Orr joined EA full-time in 1991 after the success of Madden on the Sega Genesis, and began a ten-year period of his career where he personally supervised the production of the Madden Football series. During this time EA formed EA Sports, a brand name used for sports games they produced. EA Sports created several ongoing series, with a new version released each year to reflect the changes in the sport and its teams since the previous release.

Sega launched its own competing NFL series on the Sega Genesis. The gameplay of Sega's earlier 1987 Master System title Great Football (1987) was the basis for Joe Montana Football (1991), developed by EA and published by Sega for the Genesis. Sega then released their own sequel without EA's involvement, Joe Montana II: Sports Talk Football (1991), which became the first American football game with audio commentary. After Sega acquired the NFL license, they shortened the title to NFL Sports Talk Football Starring Joe Montana, which later became known as Sega's NFL series. Due to strong competition from Madden, the series was cancelled in 1997.[94]

Licensed basketball games began becoming more common by the early 1990s, including Sega's Pat Riley Basketball (1990) and Acme Interactive's David Robinson's Supreme Court (1992) for the Sega Genesis, and Hudson Soft's Bill Laimbeer's Combat Basketball (1991) for the Super Nintendo Entertainment System (SNES). EA followed Jordan vs. Bird: One on One (1988) with Lakers versus Celtics and the NBA Playoffs (1989), the latter ported to the Genesis in 1991, which added more simulation aspects to the subgenre.[22] In the arcades, Midway followed Arch Rivals with NBA Jam (1993), which introduced digitized sprites similar to their fighting game Mortal Kombat (1992), combined with a gameplay formula similar to Arch Rivals.[104] In its first twelve months of release, NBA Jam generated over $1 billion to become the highest-grossing arcade sports game of all time.[105]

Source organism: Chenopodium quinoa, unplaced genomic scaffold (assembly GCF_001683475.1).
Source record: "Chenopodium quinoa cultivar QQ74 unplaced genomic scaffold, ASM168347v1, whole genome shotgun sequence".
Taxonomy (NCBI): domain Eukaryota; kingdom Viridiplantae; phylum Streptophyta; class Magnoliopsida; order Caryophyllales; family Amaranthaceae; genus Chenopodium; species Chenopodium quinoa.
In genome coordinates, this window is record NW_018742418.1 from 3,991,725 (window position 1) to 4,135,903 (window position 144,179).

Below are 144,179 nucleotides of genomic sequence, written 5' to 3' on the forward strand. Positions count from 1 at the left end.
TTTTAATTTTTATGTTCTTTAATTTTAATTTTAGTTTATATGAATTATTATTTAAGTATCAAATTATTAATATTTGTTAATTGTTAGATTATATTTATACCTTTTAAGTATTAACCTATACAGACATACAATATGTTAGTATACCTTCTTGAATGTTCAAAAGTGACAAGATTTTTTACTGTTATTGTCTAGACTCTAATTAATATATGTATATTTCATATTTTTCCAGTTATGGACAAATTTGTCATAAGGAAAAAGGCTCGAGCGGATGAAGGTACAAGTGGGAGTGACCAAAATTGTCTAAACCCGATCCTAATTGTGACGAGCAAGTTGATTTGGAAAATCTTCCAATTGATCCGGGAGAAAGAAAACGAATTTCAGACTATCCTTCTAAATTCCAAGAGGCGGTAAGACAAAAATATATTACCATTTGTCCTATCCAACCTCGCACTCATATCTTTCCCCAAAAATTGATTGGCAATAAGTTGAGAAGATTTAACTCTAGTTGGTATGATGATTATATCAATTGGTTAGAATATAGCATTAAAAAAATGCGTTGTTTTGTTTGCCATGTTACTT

FIFA International Soccer (1993), the first game in EA's FIFA series of association football video games, released on the Sega Mega Drive and became the best-selling home video game of 1993 in the United Kingdom. In contrast to the top-down perspective of earlier association football games, FIFA introduced an isometric perspective to the genre. International Superstar Soccer (1994), the first game in Konami's International Superstar Soccer (ISS) series, released for the SNES. A rivalry subsequently emerged between the FIFA and ISS franchises.[106][107]

Transition to 3D polygons (1994–1997)[edit]